How to Enhance Quercetin Absorption

Quercetin is an immunomodulator that belongs to a class of low-molecular weight polyphenols known as flavonoids. The subject of over 10,000 published studies and scholarly reviews to date, it’s the most extensively characterized flavonol in the human diet. By virtue of its ability to donate electrons, quercetin is best known for its antioxidant properties, which are superior to most other flavonoids, including luteolin, rutin and hesperidin [1, 2].  Its clinical utility in immunology stems from a far more extensive pharmacodynamic profile involving anti-inflammatory and mast cell stabilizing properties [1-5].

Why does quercetin have poor oral bioavailability?

The aromatic rings and hydroxyl groups that endow quercetin with antioxidant and immunomodulating properties also impair its ability to cross membranes and resist rapid metabolism [2]. Pharmacokinetic studies indicate that only 20-30% of an oral dose is absorbed [6,7], which is due to the following factors:

  1. Low aqueous solubility limits dissolution in the intestine. Phytosomes and glucose conjugation are two ways to solve this.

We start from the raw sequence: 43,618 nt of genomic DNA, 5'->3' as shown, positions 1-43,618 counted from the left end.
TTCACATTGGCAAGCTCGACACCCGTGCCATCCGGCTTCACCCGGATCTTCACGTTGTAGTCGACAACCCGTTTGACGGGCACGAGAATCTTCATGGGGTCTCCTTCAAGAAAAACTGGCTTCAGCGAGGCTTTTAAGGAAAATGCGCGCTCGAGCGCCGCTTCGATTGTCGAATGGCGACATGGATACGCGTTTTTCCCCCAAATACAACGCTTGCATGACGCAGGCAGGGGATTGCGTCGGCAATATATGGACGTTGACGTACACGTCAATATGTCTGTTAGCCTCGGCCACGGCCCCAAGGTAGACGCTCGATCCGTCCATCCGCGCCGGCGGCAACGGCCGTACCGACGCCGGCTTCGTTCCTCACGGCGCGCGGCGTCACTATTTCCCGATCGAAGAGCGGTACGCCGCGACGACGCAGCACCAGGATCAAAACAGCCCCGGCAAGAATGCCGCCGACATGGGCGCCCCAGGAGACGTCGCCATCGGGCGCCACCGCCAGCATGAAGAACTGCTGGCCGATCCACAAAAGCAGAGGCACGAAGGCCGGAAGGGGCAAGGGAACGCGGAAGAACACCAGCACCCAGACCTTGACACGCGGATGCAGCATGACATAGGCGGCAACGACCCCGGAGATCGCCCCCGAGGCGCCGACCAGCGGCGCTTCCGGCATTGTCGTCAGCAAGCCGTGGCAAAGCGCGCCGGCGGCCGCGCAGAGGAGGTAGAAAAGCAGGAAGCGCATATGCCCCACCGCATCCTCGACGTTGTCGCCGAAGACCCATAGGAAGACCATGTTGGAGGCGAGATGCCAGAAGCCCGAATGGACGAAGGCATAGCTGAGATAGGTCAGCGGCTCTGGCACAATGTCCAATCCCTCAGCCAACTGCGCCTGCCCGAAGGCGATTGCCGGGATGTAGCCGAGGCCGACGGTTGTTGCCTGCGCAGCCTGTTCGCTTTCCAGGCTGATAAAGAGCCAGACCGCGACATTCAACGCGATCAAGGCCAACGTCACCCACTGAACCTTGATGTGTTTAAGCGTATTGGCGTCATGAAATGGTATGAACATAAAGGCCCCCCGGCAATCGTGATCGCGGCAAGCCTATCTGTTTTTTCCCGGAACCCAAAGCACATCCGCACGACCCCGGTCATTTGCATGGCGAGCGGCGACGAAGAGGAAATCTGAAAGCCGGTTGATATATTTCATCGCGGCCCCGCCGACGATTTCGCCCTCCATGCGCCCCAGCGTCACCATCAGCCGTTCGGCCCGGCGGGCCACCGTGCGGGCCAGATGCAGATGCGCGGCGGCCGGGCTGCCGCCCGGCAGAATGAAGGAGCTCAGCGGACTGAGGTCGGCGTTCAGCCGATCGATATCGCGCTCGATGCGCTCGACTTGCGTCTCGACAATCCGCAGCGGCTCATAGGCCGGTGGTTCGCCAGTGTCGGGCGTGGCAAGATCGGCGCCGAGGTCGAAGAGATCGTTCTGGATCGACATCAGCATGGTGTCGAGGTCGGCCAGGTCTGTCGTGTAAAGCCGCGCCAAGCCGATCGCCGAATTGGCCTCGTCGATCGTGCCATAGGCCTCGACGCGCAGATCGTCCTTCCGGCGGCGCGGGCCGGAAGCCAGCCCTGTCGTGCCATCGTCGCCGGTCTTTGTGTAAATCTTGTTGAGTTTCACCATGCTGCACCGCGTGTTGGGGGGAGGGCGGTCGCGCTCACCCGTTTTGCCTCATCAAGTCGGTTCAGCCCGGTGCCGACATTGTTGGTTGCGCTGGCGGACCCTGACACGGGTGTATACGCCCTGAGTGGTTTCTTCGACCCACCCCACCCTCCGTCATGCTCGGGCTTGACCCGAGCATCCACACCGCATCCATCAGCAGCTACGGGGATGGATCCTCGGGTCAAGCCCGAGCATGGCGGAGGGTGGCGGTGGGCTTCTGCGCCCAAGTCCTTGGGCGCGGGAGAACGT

2. Poor passive diffusion makes membrane permeation slow and incomplete. Phytosomes improve passive diffusion. Alternatively, glucose conjugation assigns the compound to use a carrier instead.
  3. Rapid presystemic phase II metabolism (mainly glucuronidation) impairs bioavailability by adding large, polar adducts that accelerate biliary and urinary excretion. Phase II inhibitors can attenuate this process.

Solving for #1 and 2 (Low aqueous solubility and poor passive diffusion)

Phytosomes have proven efficacy for enhancing solubility, membrane permeation and intestinal absorption of polyphenols, including curcumin and quercetin. QuerceFit® phytosome technology combines quercetin and phospholipids in a 1:1 ratio, promoting resistance to degradation in the digestive tract and facilitating passive diffusion across the intestinal membranes. In a randomized crossover human pharmacokinetic study, the phytosome enhanced bioavailability by about 20-fold [8].  In a human pilot trial, supplementation with 250 mg or 500 mg QuerceFit® quercetin phytosome enhanced antioxidant capacity and improved upper respiratory function after 30 days [9]. To learn how phytosomes enhance absorption, check out this short lecture.